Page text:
China Real Estate Won't Bring It Down: Roach
Writer for CNBC.com
Fears of a bubble building in China's property markets were debunked by Stephen Roach, senior fellow at Yale University, as investors become increasingly concerned over the country's rising property prices.
According to the former non-executive chairman of Morgan Stanley Asia, China's residential property market represents only around 5 percent of the country's gross domestic product (GDP), thus if things go bad it will not devastate the economy.
(Read More: What the US Can Learn From China: Stephen Roach)
"Of that 5 percent [GDP], only 2 to 3 percent is at risk...Does that sound like an economy that will be strangled by a housing bubble?" he told CNBC. "This is not going to bring China down, and unlike the U.S., which allows bubbles to develop, the Chinese are very aggressive in trying to control that kind of thing."
Speculation over the re-emergence of a bubble in China's property market heightened this week after the government introduced policy measures seemingly designed to cool the market. The measures included an increase in down payments and loan rates for buyers of second homes in cities where prices are shooting higher.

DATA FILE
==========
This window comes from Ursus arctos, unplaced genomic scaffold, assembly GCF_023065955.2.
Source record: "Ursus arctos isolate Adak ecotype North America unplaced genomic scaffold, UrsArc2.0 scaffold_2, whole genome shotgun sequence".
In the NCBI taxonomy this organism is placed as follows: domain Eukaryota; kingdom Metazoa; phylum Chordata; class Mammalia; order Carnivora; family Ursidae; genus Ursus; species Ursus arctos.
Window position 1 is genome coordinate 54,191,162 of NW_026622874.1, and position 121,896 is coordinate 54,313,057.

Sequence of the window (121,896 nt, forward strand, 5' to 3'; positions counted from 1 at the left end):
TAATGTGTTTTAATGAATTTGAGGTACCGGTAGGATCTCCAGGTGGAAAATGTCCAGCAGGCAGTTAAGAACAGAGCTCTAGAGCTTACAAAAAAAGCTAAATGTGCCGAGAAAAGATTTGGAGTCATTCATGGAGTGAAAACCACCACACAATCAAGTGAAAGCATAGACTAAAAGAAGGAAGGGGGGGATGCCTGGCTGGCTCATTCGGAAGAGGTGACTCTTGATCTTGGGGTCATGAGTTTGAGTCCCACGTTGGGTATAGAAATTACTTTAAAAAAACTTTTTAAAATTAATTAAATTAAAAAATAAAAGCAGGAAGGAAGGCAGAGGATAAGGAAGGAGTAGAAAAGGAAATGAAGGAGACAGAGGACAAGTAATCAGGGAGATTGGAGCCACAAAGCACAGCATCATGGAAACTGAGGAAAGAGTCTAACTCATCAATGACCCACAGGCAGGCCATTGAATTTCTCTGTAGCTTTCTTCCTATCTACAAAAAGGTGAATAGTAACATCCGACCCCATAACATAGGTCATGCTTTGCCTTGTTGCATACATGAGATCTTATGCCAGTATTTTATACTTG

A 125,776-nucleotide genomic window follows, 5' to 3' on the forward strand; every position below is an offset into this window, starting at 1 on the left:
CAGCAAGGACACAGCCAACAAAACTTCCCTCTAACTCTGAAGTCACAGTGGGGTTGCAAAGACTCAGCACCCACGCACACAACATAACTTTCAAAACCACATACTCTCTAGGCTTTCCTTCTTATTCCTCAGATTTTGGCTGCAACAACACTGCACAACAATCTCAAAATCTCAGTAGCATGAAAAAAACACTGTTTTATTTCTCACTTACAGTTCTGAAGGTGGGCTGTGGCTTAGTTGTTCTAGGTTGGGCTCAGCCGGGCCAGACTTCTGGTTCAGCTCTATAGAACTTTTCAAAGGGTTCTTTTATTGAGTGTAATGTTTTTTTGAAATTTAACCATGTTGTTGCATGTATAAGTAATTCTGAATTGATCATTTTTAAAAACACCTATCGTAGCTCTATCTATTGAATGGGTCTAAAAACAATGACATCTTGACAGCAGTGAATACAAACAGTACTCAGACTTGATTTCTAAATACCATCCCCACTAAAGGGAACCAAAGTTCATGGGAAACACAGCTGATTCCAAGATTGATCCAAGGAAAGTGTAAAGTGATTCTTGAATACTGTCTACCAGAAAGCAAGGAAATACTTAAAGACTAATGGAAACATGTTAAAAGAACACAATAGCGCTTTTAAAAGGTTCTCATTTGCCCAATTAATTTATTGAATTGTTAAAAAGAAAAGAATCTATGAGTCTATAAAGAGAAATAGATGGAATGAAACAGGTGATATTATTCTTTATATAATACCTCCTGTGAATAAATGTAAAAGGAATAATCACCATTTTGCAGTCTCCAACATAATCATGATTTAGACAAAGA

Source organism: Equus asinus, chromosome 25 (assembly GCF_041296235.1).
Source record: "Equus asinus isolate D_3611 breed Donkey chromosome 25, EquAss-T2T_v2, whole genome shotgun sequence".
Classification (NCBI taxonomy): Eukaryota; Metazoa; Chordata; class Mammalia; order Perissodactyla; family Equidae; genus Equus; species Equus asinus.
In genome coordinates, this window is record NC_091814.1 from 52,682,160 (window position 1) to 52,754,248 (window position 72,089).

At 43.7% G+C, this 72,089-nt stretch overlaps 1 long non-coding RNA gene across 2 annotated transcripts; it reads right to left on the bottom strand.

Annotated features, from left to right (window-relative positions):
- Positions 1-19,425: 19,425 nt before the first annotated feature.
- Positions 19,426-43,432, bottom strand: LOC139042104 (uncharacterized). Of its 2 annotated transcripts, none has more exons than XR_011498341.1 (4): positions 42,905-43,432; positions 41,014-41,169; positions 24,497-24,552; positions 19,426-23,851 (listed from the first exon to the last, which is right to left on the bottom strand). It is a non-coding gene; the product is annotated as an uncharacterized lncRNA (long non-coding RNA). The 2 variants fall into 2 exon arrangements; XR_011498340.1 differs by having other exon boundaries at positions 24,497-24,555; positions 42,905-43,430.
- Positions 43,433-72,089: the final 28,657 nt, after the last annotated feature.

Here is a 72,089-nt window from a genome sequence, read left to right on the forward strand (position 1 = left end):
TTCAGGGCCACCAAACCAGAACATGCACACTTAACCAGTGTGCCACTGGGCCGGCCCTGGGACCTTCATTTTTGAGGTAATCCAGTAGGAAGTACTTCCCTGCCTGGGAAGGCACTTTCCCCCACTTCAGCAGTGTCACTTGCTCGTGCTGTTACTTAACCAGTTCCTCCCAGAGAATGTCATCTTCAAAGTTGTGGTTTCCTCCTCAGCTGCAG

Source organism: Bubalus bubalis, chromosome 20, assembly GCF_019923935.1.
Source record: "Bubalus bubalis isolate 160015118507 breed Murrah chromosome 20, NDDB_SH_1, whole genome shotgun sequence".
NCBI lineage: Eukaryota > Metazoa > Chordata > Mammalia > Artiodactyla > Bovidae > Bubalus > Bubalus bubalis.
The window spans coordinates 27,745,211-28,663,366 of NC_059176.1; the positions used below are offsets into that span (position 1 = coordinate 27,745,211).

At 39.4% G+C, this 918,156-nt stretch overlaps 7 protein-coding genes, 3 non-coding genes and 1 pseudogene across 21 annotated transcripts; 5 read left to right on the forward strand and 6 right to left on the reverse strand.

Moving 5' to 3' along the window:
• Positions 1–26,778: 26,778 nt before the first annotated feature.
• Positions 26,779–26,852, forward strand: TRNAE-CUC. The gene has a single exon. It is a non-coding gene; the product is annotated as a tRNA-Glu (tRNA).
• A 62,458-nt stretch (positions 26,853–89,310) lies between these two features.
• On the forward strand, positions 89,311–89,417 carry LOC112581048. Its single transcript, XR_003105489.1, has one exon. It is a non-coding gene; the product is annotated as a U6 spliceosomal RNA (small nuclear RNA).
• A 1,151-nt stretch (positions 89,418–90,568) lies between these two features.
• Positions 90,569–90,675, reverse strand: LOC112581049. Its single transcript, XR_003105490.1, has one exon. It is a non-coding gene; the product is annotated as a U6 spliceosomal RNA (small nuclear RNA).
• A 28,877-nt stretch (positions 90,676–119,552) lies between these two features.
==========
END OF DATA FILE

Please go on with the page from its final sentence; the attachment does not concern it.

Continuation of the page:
The Shanghai Composite slumped 3.7 percent by Monday's close, following the announcement late on Friday. Meanwhile a gauge of property developers listed in Shanghai dived by 9.3 percent by Monday's close, its largest daily loss since June 2008.
(Read More: China Shares Slump as Property Curbs Hit Developers)
Roach rebuffed claims that the cooling measures were a sign that the Chinese government was concerned over a bubble, and said they were a natural consequence of the country's rapid urbanization process.
"When you move 15 to 20 million people a year from the country to the cities, you have to build cities in anticipation of that. Today's ghost city is tomorrow's fully populated metropolis," he said.
(Read More: Chinese City Has Many Buildings, but Few People)
Roach added that a common misconception made by investors was to think of Chinese policy makers as reactive.
"Don't think of China as a reactive place …they [policymaker] are much more strategic than we are," he added.